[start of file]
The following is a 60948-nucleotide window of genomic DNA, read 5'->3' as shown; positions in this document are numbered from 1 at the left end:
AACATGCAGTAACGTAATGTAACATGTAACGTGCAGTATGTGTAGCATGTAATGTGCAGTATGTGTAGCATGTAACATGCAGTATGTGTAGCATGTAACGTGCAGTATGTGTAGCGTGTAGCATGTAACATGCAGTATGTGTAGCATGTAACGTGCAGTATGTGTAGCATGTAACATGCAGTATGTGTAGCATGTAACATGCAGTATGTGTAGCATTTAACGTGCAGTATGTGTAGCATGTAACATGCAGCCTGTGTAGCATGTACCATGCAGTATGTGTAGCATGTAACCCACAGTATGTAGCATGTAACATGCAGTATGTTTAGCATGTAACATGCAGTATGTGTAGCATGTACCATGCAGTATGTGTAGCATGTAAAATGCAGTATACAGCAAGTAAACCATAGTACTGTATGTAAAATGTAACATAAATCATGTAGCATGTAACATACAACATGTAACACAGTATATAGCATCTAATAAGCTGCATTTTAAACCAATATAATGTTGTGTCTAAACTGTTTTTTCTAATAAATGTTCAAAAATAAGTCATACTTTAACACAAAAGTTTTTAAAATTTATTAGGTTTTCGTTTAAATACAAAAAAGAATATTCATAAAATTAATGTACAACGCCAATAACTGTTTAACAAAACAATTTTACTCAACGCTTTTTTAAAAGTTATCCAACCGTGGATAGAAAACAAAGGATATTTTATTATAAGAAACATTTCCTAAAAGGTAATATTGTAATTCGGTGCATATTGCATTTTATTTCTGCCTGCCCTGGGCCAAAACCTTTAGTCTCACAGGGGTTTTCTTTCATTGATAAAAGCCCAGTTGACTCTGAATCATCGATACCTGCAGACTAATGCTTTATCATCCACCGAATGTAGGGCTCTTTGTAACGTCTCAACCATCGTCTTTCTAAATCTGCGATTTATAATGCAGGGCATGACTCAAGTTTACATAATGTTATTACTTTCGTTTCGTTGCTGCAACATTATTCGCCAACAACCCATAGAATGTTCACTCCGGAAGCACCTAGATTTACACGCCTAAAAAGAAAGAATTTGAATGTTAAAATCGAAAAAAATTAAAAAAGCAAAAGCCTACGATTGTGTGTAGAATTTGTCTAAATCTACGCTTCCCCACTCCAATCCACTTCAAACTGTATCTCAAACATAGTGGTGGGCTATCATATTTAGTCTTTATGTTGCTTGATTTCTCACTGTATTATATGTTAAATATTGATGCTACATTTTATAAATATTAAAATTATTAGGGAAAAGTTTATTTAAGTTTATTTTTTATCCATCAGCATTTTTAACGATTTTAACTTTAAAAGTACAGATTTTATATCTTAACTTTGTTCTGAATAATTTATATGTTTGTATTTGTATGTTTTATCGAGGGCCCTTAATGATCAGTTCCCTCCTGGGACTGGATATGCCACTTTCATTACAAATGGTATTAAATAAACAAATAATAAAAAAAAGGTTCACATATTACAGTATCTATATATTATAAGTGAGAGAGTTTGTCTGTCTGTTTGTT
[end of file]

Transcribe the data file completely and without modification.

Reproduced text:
The following is a 60948-nucleotide window of genomic DNA, read 5'->3' as shown; positions in this document are numbered from 1 at the left end:
AACATGCAGTAACGTAATGTAACATGTAACGTGCAGTATGTGTAGCATGTAATGTGCAGTATGTGTAGCATGTAACATGCAGTATGTGTAGCATGTAACGTGCAGTATGTGTAGCGTGTAGCATGTAACATGCAGTATGTGTAGCATGTAACGTGCAGTATGTGTAGCATGTAACATGCAGTATGTGTAGCATGTAACATGCAGTATGTGTAGCATTTAACGTGCAGTATGTGTAGCATGTAACATGCAGCCTGTGTAGCATGTACCATGCAGTATGTGTAGCATGTAACCCACAGTATGTAGCATGTAACATGCAGTATGTTTAGCATGTAACATGCAGTATGTGTAGCATGTACCATGCAGTATGTGTAGCATGTAAAATGCAGTATACAGCAAGTAAACCATAGTACTGTATGTAAAATGTAACATAAATCATGTAGCATGTAACATACAACATGTAACACAGTATATAGCATCTAATAAGCTGCATTTTAAACCAATATAATGTTGTGTCTAAACTGTTTTTTCTAATAAATGTTCAAAAATAAGTCATACTTTAACACAAAAGTTTTTAAAATTTATTAGGTTTTCGTTTAAATACAAAAAAGAATATTCATAAAATTAATGTACAACGCCAATAACTGTTTAACAAAACAATTTTACTCAACGCTTTTTTAAAAGTTATCCAACCGTGGATAGAAAACAAAGGATATTTTATTATAAGAAACATTTCCTAAAAGGTAATATTGTAATTCGGTGCATATTGCATTTTATTTCTGCCTGCCCTGGGCCAAAACCTTTAGTCTCACAGGGGTTTTCTTTCATTGATAAAAGCCCAGTTGACTCTGAATCATCGATACCTGCAGACTAATGCTTTATCATCCACCGAATGTAGGGCTCTTTGTAACGTCTCAACCATCGTCTTTCTAAATCTGCGATTTATAATGCAGGGCATGACTCAAGTTTACATAATGTTATTACTTTCGTTTCGTTGCTGCAACATTATTCGCCAACAACCCATAGAATGTTCACTCCGGAAGCACCTAGATTTACACGCCTAAAAAGAAAGAATTTGAATGTTAAAATCGAAAAAAATTAAAAAAGCAAAAGCCTACGATTGTGTGTAGAATTTGTCTAAATCTACGCTTCCCCACTCCAATCCACTTCAAACTGTATCTCAAACATAGTGGTGGGCTATCATATTTAGTCTTTATGTTGCTTGATTTCTCACTGTATTATATGTTAAATATTGATGCTACATTTTATAAATATTAAAATTATTAGGGAAAAGTTTATTTAAGTTTATTTTTTATCCATCAGCATTTTTAACGATTTTAACTTTAAAAGTACAGATTTTATATCTTAACTTTGTTCTGAATAATTTATATGTTTGTATTTGTATGTTTTATCGAGGGCCCTTAATGATCAGTTCCCTCCTGGGACTGGATATGCCACTTTCATTACAAATGGTATTAAATAAACAAATAATAAAAAAAAGGTTCACATATTACAGTATCTATATATTATAAGTGAGAGAGTTTGTCTGTCTGTTTGTT